Reduce claims underpayments and denials through integration

With a streamlined approach, organizations can decrease operational expenses through more efficient workflows.
By Bryan Hufnagle
08:47 AM
Share

There is one constant in today’s healthcare climate: change. As hospitals and health systems navigate the shifting landscape of revenue cycle management (RCM), there is a unique opportunity to align strategies for the better by leveraging the right information, expertise and systems.

National initiatives, such as ICD-10 and accountable care, have the potential to improve care delivery in unprecedented ways. However, providers need a line of sight into infrastructures and workflows that proactively address clinical documentation, coding, billing and collections. Furthermore, reinventing RCM processes and adopting an integrated approach to billing reduces claims underpayments and denials. Ultimately, this integration will help eliminate avoidable statistics such as those pointing to 30 percent of claims being denied or ignored on first submission and claims underpayments by as much as an estimated average of seven percent to 11 percent.

Taking Hold of a Better RCM Strategy

The days of siloed revenue cycle systems are over. By leveraging an integrated approach to both the clinical and financial experience, healthcare organizations can more efficiently aggregate, assess and apply valuable data from disparate systems.

For instance, fluctuating regulations and policies have affected how some payers rewrite their contracts, making them much more complex than in the past, involving not only acceptable billing requirements, but also patient outcomes and severity of illness. For this reason, providers need a comprehensive system and processes that adequately identify areas of opportunity within the revenue cycle and equip healthcare providers with the ability to react in a timely manner to recover losses in net revenue and to improve processes to prevent reoccurrence. Enhanced RCM strategies that are built on a foundation of integrated health IT enable providers to achieve this by integrating systems, such as admissions, eligibility, patient payment, contract management, claims and accounts receivable management, into a single platform. Within this framework, associated workflows can be merged into one seamless process, allowing hospitals and health systems to view, manage, and quickly react to the financial obstacles in order to assure the appropriate reimbursement of each claim. They can also compare clinical documentation, coding and the services rendered to ensure they are adequately aligned with the payers’ respective contracted terms and rates, ensuring optimal reimbursement.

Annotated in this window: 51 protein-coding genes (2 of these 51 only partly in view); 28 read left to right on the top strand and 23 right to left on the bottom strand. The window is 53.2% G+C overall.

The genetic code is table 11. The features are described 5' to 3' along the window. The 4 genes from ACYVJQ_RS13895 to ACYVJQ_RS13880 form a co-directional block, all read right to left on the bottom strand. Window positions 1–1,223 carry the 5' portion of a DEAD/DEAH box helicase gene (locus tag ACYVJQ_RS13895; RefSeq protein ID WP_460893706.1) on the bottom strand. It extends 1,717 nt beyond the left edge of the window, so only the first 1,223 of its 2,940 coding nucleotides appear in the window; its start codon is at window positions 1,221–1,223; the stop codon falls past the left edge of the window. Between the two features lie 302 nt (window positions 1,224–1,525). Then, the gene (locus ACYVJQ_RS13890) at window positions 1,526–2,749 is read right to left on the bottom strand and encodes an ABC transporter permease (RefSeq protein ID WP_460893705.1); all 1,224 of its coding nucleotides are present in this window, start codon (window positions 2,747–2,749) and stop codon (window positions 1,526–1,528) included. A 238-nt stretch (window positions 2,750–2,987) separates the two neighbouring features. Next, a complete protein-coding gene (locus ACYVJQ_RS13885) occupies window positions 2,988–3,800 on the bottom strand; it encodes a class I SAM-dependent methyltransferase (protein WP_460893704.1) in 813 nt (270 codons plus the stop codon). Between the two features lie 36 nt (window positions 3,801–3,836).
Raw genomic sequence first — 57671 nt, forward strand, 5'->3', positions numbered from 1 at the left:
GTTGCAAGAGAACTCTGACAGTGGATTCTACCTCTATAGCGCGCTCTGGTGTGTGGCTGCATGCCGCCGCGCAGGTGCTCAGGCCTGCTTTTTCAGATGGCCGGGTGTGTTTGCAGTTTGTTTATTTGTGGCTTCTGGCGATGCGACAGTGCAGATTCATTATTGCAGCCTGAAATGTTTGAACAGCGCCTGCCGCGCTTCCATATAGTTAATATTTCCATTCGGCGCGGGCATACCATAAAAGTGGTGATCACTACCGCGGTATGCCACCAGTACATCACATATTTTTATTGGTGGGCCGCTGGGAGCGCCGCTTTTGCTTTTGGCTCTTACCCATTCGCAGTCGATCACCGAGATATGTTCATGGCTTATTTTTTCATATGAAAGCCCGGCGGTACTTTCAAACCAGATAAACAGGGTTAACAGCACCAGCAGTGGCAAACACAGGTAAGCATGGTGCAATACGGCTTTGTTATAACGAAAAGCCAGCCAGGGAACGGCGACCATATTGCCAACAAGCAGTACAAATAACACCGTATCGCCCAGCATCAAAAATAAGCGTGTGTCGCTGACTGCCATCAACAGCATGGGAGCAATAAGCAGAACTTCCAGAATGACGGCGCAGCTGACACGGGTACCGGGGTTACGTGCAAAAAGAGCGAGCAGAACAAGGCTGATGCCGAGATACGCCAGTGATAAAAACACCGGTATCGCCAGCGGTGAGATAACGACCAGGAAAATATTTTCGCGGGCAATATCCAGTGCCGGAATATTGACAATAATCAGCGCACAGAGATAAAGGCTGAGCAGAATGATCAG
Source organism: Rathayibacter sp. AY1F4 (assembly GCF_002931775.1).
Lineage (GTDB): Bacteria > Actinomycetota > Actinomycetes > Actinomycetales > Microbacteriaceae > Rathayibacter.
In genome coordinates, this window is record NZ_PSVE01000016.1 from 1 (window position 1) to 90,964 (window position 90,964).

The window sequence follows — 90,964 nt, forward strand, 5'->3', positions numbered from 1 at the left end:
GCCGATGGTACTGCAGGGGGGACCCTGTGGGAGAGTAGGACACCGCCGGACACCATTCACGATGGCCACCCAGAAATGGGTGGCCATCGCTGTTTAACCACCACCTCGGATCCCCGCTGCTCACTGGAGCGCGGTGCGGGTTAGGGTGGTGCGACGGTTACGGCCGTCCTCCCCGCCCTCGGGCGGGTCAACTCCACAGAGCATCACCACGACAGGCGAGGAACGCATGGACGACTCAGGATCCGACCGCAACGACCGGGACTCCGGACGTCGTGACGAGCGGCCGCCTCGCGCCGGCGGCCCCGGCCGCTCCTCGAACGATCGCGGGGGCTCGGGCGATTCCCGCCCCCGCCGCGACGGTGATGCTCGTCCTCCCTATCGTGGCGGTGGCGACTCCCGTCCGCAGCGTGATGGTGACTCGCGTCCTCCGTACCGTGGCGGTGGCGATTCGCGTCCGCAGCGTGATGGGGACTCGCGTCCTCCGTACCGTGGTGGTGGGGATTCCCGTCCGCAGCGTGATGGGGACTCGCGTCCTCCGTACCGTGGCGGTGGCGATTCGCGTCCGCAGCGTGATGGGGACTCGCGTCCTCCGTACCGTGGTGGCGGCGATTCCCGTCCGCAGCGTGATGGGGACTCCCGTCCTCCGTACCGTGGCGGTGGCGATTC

These integrated RCM infrastructures are helping the industry address incorrect payer payments and inappropriate denials, in addition to issues associated with warranting accurate billing to patients. When it costs providers an average of $25 to rework a single claim, it’s not surprising that as many as 65 percent of denied claims remain unresolved; they are simply too costly to rectify. These unpaid claims instead become lost revenue.

Healthcare providers who have successfully adopted integrated systems and utilized analytics to improve internal processes dramatically improved the trajectory of financial performance and financial sustainability. For example, a predominant $2.5 billion health system located on the East Coast was losing more than 5 percent in underpaid and denied claims. The health system decided to become proactive in focus and process integration. Through this multi-faceted and interdepartmental effort, they were able to deliver over $40 million to bottom line recoveries and add sustainable process improvements that led to over $15 million annually. 

With payer reimbursements declining, improved integration of systems and processes encompassing every aspect of the patient encounter, insight into reimbursement methodologies and disciplined focus on process improvement can help hospitals and health systems increase payment velocity and revenue collection accuracy. It can also decrease administrative costs and help organizations ensure long-term financial viability.

Bolstering the Bottom Line

As a whole, the healthcare industry spends $315 billion annually on claims processing, payments, billing, bad debt and other aspects of RCM. By leveraging integrated solutions, healthcare organizations can apply actionable data, analytics and operational insights that traditional siloed systems cannot deliver.

This comprehensive view can help hospitals and health systems reduce the number of denied or underpaid claims, maximizing collections and boosting revenue performance in the process. With a streamlined approach, these organizations can also decrease operational expenses through more efficient workflows—ultimately protecting the bottom line.